‘Seismic break for two-party system’: UK and US media react to Election 2020

Mary Lou McDonald makes front of Financial Times while Guardian warns observers not to misread result

Mary Lou McDonald had said that Sinn Féin are in talks with other parties of the left with a view to forming a government. Video: Bryan O’Brien

 

Sinn Féin’s success in the general election has been covered by a number of media outlets abroad.

On Monday morning with 82 out of 160 seats left to fill, the party was leading with 29 seats, Fianna Fáil on 16 and Fine Gael on 14.

Sinn Féin has run 42 candidates with both Fianna Fáil and Fine Gael running double that amount and so the final result may see either of the other two parties with more seats than Sinn Féin.

The party’s victory is covered on the front page of the Financial Times with the headline “Irish election - Historic result for Sinn Féin”. The paper’s main picture was of party leader Mary Lou McDonald celebrating her success after she was elected on the first count for Dublin Central on 11,223 votes with a quota of 6,288. Its news piece reports how “Sinn Féin has demanded a role in Ireland’s new government after surging to the highest vote share in a seismic general election that will make it hard for the country’s traditional ruling parties to govern without it. The nationalist party’s breakthrough in Saturday’s election following decades on the fringes of politics is likely to leave Dublin facing political deadlock.”

Election 2020

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The Daily Telegraph also covers the election as part of its front page offerings with the headline “Sinn Féin delivers Irish election shock”. In a news piece, John Walsh writes, “Sinn Féin has delivered a political earthquake by winning the popular vote in the general election, raising the prospect it could enter government for the first time in the Republic of Ireland. ”

In its editorial, the Guardian writes that the election was “a vote for change, not the status quo”. It warned British observers to “be more than usually careful not to misread this result. Ireland’s 2020 election was not about Brexit (which only 1% in the exit poll said was important) or the border. Sinn Féin owes its relative success more to a groundswell of young voters’ impatience on domestic economic and welfare issues rather than to a resurgence of old-style republicanism.”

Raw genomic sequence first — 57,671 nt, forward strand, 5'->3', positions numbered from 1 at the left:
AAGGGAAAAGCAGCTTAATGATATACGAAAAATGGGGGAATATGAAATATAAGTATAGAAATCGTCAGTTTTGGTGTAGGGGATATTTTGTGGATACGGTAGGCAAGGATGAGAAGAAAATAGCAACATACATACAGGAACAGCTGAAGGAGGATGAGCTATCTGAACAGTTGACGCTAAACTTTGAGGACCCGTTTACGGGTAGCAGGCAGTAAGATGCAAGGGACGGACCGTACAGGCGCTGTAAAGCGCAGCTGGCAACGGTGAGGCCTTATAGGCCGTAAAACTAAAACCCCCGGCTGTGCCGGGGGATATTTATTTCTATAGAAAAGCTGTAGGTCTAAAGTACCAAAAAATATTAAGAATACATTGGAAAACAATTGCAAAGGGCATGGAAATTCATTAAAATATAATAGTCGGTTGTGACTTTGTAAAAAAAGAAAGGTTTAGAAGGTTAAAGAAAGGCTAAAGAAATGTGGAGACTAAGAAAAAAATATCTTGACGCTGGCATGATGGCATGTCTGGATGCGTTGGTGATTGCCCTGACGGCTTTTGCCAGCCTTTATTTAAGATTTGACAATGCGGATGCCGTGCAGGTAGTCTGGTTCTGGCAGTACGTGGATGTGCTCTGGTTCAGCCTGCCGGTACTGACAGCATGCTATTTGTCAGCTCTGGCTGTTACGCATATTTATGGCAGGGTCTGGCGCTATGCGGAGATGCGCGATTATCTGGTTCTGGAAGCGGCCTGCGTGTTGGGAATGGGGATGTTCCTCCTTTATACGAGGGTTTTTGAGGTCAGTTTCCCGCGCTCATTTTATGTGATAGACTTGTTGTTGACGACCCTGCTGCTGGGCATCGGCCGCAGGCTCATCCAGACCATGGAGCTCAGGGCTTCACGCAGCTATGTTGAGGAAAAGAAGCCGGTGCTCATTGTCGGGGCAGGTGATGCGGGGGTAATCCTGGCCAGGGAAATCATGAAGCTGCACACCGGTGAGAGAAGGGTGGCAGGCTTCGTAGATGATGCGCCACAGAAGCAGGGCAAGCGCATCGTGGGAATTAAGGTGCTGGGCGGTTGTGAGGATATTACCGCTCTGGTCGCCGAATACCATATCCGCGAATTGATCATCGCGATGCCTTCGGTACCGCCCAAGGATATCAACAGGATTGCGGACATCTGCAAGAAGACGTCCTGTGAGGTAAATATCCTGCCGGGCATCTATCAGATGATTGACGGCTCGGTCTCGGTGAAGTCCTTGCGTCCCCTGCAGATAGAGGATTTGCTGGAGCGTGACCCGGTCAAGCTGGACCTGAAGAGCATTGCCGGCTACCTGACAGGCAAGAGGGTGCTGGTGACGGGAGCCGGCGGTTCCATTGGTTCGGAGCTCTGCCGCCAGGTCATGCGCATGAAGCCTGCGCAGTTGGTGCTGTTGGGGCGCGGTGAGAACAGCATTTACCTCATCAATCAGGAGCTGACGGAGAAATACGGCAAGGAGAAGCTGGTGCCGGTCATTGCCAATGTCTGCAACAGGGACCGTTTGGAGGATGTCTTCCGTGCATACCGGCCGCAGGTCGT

Meanwhile, in an analysis piece, Rory Carroll, the Guardian’s Ireland correspondent writes that the Sinn Féin victory was “decades in the making and that many of its voters were young people who wanted “to shake things up” and deliver a “black eye” to both Fine Gael and Fianna Fáil.

“Once a revolutionary party associated with guns and balaclavas, a toxic brand, it slowly edged from the fringe into the mainstream, inch by inch, and then on Saturday made a giant leap,” he writes.

The New York Times’ news report headlined, “Sinn Féin on Threshold: Party With Old IRA Ties Soars in Irish Election” writes how the vote “loosened a 90-year stranglehold on power by two center-right parties”. Sinn Féin’s surge was, it says, “a remarkable rebuke to a political establishment that tried to paint it as aberrant and unelectable throughout the campaign. Defying a reputation for extreme risk aversion, Irish voters ignored those warnings.”

The BBC has also been covering the election and reports that analysts suggest the Sinn Féin surge is because the party “managed to successfully tap into the public anger felt in the Republic of Ireland over issues that have dogged centre-right Fine Gael for a number of years - a shortage of housing, rocketing rents and homelessness.”

In an analysis piece, BBC Ireland Correspondent Chris Page writes the result marks a “seismic break for the two-party system”, that substantive coalition negotiations are unlikely to start for a few days and that “at this point there is no obvious pathway to a stable administration.”